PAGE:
Re: Calipso satellite with green and infared lasers set for Launch on Apr 20

From: Tony Beresford (dberesford@adam.com.au)
Date: Sat Apr 01 2006 - 07:47:45 EST

  • Next message: Lutz Schindler: "Obs 01.04.06"

    At 19:42 1/04/06, Kevin Fetter wrote:
    >The Calipso satellite which has a 532 nm and 1064 nm laser on it, will be launched along with
    >Cloudsat on Apr 20 at around 10:02 UTC ( Apr 20 )
    >
    >http://www.nasa.gov/mission_pages/calipso/main/index.html
    >
    >http://cloudsat.atmos.colostate.edu/
    >
    >Once they are in the proper orbit, calipso will follow cloudsat by roughly 15 seconds.
    The orbit for both is part of the "A-train", following the Aqua satellite by a minute or two.
    This is of course in a sun=synchronous orbit, whose afternoon ascending node is at 1330 local
    time. A little playing with Aqua predictions on Heavens-above shows the the descending path
    crosses 50N latitude around 3:30am local time. So first chance to observe will, given the
    distribution of observers, be the japanese members of the list. Aqua enters shadow
    at 0204 JST (1704UT),almost Due N of Japan. From an arbitrary observer at 40N, 136E,
    this is at an elevation of 40 degrees.
    
    Here is a description of the 'A-Train'
    
    
    A-TRAIN CONSTELLATION
    
    The Afternoon or "A-Train" satellite constellation presently consists of three satellites flying in formation around the globe (NASA's Aqua and Aura satellites and CNES' PARASOL satellite). The CALIPSO and CloudSat satellite missions will be inserted in orbit behind Aqua later this year. A sixth spacecraft, OCO, is planned for launch in 2008 and will be placed ahead of Aqua.
    
    Each satellite within the A-Train has unique measurement capabilities that greatly complement each other. For the first time, near simultaneous measurements of aerosols, clouds, temperature, relative humidity, and radiative fluxes (the change of radiation in a layer) will be obtained over globe during all seasons. This ensemble of observations will allow one to understand how large scale aerosol and cloud properties change in response to changing environmental conditions. It will further allow one to determine how changing cloud and aerosols distributions influence our climate with greater clarity than possible before.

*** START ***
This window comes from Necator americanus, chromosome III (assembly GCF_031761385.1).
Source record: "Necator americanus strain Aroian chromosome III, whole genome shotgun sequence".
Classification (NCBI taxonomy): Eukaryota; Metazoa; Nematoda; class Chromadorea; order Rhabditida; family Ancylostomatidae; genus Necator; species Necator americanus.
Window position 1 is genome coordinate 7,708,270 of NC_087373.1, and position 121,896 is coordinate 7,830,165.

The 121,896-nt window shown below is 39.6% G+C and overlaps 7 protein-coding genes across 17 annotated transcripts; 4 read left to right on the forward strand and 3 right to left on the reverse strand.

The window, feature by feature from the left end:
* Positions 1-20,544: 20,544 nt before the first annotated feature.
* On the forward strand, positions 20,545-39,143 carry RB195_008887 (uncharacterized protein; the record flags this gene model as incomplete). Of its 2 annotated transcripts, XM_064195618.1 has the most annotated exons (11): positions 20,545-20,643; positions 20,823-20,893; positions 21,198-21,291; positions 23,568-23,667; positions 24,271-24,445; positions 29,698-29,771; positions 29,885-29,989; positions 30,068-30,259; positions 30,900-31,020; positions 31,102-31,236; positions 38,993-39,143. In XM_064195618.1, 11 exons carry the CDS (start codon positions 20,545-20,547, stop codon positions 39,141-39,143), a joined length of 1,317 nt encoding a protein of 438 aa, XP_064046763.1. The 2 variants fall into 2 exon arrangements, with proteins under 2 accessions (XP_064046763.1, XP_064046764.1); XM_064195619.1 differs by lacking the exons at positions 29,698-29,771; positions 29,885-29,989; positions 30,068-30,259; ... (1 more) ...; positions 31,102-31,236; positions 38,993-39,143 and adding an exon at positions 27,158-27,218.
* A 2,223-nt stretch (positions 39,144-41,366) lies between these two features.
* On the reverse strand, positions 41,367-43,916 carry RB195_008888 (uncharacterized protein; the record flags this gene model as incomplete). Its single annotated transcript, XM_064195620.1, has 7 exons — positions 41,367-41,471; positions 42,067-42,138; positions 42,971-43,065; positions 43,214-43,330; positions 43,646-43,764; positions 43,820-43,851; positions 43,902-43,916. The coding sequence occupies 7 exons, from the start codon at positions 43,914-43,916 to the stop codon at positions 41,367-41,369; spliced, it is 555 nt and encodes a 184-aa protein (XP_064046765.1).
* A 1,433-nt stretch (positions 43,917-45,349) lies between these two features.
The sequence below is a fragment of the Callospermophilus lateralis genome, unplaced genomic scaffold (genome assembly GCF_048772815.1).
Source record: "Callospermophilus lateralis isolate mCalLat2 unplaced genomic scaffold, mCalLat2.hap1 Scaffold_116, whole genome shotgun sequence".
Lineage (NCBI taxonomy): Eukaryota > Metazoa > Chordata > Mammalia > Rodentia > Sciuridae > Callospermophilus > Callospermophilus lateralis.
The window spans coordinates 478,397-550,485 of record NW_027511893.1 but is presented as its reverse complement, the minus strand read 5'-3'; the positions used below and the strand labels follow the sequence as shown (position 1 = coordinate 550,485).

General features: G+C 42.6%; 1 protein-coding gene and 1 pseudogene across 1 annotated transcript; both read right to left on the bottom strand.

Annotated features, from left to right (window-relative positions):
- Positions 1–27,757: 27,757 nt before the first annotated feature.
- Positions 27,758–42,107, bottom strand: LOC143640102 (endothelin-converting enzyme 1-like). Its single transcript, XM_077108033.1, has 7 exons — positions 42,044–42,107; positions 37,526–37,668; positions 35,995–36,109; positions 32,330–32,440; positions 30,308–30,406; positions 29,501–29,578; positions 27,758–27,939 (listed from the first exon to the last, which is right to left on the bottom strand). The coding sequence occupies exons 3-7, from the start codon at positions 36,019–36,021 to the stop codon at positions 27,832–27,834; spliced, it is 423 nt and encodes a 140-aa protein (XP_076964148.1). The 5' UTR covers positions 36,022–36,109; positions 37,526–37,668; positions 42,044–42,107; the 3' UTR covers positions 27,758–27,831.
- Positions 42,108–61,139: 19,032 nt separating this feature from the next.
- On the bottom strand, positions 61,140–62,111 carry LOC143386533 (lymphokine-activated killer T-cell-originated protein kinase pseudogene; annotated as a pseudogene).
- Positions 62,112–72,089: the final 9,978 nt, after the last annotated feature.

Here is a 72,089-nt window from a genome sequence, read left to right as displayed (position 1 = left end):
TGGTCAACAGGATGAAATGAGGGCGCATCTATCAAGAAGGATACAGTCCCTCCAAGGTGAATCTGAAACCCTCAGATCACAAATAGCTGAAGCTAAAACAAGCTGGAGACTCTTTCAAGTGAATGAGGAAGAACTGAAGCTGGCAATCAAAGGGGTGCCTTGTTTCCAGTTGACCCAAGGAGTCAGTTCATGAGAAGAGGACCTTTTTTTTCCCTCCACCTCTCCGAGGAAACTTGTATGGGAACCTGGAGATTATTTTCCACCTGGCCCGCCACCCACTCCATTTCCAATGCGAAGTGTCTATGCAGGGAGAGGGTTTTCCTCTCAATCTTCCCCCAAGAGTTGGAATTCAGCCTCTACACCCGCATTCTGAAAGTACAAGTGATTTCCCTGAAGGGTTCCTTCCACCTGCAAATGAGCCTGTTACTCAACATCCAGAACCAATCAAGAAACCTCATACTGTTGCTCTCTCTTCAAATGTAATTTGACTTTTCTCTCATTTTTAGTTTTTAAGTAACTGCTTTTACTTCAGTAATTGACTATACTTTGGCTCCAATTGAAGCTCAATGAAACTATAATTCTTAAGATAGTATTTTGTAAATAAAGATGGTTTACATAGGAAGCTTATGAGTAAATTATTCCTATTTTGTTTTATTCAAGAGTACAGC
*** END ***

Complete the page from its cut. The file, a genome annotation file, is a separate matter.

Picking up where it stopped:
For much of its life, the A-Train will be maintained in orbit within 15 minutes of the leading and trailing spacecraft while traveling at over 15,000 miles per hour. CloudSat and CALIPSO will be controlled to an even finer requirement, within 15 seconds of each other, so that both instrument suites will view the same cloud area at nearly the same moment. This capability is crucial for studying clouds, which have lifetimes often less than 15 minutes.
    
    The different instruments on each platform are described in Table 1: A-Train Instruments. <http://www-calipso.larc.nasa.gov/about/atrain.php#Table1>+ View Table 1
    
    CALIPSO will be flown as part of the Aqua satellite constellation (or A-train), which consists of the Aqua, CloudSat, CALIPSO, PARASOL, and Aura satellite missions. The constellation has a nominal orbital altitude of 705 km and inclination of 98 degrees. Aqua will lead the constellation with an equatorial crossing time of about 1:30 PM. CloudSat and CALIPSO will lag Aqua by 1 to 2 minutes and will be separated from each other by 10 to 15 seconds. 
    
    For the first 2 years of the mission, the nadir track of CALIPSO and CloudSat will be offset eastward from the Aqua nadir track by approximately 215 km at the equator. This shift permits comparisons with MODIS aerosol products in regions that would have been otherwise masked by sun glint during the northern hemispheric summer. During the third year of the mission, the current plan is to allow CALIPSO to precess westward across the swath of MODIS and CERES to view aerosol and cloud properties at a variety of viewing angles.
    
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